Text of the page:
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hospitality houses drop-in center program. between the cuts proposed to those programs, we are looking at 571 people losing access to bathrooms, losing access to very basic services, like simple meals and snacks, and a safe place to rest. when homeless folks that are disconnected from other services lose this one very basic service at a drop-in center, this is something that we are all going to see an impact of. whether people living or working in the neighborhoods where they are, or whether they are people trying to help these people that have lost services. that is my perspective, thank you. thanks for listening. [applause] >> thank you. next, i want to call up martha
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hollins. >> good afternoon, mr. mayor, distinguished colleagues. you have to excuse me, i am a bit nervous. i have never spoke at a town hall meeting before. this is a great honor for me. my name is martha hollins. i am the president of the tenant association at plaza east apartments. our manager there is bridget corvette. i am here to advocate for our community. no one ever speaks of plaza east
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and what goes on there, but i am here to tell you this evening, we used to have -- in which we do not have any more -- a lot of violence. if you know plaza east -- excuse me, i'm nervous. we still have a lot of violence out there. killings, murders. now, it has subsided a lot with the help of our residents and local police, fire department, and we are trying to move our community forward. i am speaking tonight on our seniors. the programs we used to have there were taken away but we are trying to get them back. our seniors need our help, our youth need our help. the community, as a whole, needs
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help. i am here to advocate to you today, to see if you all would consider plaza east. there is nothing there for the kids to do for the summer. also, our seniors are basically in their houses with no where to go and nothing to do. the kids hang out all day long with nothing to do. there is no job or anything like that. we are looking for help. i come here to ask you to consider plaza east, to get back programs in there, to get back things for our youth. we need computers so that we can start computer centers. we do not have anything like that. young adults looking for jobs,
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they need jobs, and they cannot find any. most of the time, you have to go online to find a job. we do not have that access to computers, so are you can find jobs. just a lot of things rolled into one big package. i do not know why people bought around plaza east when we are right in the middle of everything. it seems like we are the most ignored. that is why i'm here tonight, to stand up for my community. thank you. [applause] >> thank you, martha. next, i want to call up ashante dudley and barbarkathryn knoll.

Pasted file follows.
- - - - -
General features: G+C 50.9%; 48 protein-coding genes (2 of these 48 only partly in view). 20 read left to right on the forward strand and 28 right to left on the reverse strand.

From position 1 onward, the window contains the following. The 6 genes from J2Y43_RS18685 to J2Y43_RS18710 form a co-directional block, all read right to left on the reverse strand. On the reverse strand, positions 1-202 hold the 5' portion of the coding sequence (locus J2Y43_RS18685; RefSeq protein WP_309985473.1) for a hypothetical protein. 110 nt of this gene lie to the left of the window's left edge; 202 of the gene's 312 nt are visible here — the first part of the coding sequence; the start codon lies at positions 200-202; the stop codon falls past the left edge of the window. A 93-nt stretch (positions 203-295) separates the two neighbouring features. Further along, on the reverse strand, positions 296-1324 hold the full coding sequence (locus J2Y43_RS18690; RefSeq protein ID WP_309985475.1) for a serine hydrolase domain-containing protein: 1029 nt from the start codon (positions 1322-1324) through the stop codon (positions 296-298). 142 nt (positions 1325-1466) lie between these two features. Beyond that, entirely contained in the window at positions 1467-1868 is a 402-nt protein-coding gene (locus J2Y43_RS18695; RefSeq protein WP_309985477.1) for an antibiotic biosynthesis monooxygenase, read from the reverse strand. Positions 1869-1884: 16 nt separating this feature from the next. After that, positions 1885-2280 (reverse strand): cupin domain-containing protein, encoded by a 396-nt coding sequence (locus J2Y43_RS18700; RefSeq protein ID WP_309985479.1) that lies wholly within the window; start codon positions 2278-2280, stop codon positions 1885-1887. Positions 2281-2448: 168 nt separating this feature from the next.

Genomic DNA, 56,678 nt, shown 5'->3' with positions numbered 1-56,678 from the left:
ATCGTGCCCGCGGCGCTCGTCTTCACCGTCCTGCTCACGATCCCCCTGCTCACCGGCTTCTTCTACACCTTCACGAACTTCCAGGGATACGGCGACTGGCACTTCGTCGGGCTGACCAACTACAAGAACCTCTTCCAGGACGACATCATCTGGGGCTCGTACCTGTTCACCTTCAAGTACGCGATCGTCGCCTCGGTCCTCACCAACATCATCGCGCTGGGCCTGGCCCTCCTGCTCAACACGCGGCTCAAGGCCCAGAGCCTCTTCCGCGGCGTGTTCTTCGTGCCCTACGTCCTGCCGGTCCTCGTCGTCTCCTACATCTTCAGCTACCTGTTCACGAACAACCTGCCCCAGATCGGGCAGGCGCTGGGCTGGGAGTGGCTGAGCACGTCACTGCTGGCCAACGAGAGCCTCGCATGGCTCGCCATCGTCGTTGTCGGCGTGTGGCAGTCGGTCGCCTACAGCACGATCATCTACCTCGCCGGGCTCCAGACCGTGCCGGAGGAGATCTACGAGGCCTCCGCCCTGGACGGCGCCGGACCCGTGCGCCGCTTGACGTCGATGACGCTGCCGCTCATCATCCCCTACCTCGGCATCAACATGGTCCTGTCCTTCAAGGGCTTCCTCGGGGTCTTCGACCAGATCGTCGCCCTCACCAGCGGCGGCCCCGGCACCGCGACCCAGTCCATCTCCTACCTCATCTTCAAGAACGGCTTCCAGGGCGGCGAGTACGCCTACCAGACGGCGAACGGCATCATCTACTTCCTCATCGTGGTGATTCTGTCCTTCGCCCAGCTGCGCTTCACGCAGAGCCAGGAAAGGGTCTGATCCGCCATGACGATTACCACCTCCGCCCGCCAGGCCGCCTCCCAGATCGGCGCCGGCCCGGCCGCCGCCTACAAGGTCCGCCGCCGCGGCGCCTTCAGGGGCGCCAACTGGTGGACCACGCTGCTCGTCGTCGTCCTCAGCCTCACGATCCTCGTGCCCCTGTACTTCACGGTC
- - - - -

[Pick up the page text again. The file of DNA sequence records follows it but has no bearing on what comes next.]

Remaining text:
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>> i am a youth works in turn for supervisor jane kim. >> i am an intern for supervisor olague. >> in january, i became an adult. i am a resident of district 6 as well as an intern for supervisor jane kim. one of the issues that affects you around me today is education and jobs. do you know that you to agencies through 24 face the highest levels of unemployment? believe it or not, jobs and internships are bigger than ust having money. it means being able to support their family. able to go through the day
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without being hungry when they are not at school or at home. it means having the motivation to excel in something besides school and work. -- schoolwork. for all, not only jobs help my family, but it helps me get into college. it has kept my mind involved in something positive and it has kept me believing there is hope for the future. another issue i would like to talk about his some of the issues affecting my community in treasure island. i am a resident of district 6, and i believe -- ok. i am a resident of transit -- districts 6 and i live on treasure island. some of the main issues that
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affect my community are the lack of the police. there is a lack of lighting. and that truly affects how people feel safe in their community. with no police presence, without any lights, without anyone to supervise the community, the parents do not even want their kids to go outside. if children are not going outside, involved in something positive, and then they do not really get to explore life. believe it or not, the children are your future. you have to invest in the children. you have to invest in these internships and jobs, and you have to invest in education. you can work on everything right now, the issues facing your
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community right now, but you have to work on what will be facing you in the future. we are the one that will be replacing you later on in the future. we will be running your community, thank you. >> i agree with ashante. i feel like we should have more funding towards youth education and jobs. jobs such as youth works and other programs really give students a chance to gain experience, and that benefits the future. it also lets students figure out what they might be interested in. they could be involved in their community. another issue that i am concerned about is the budget cuts.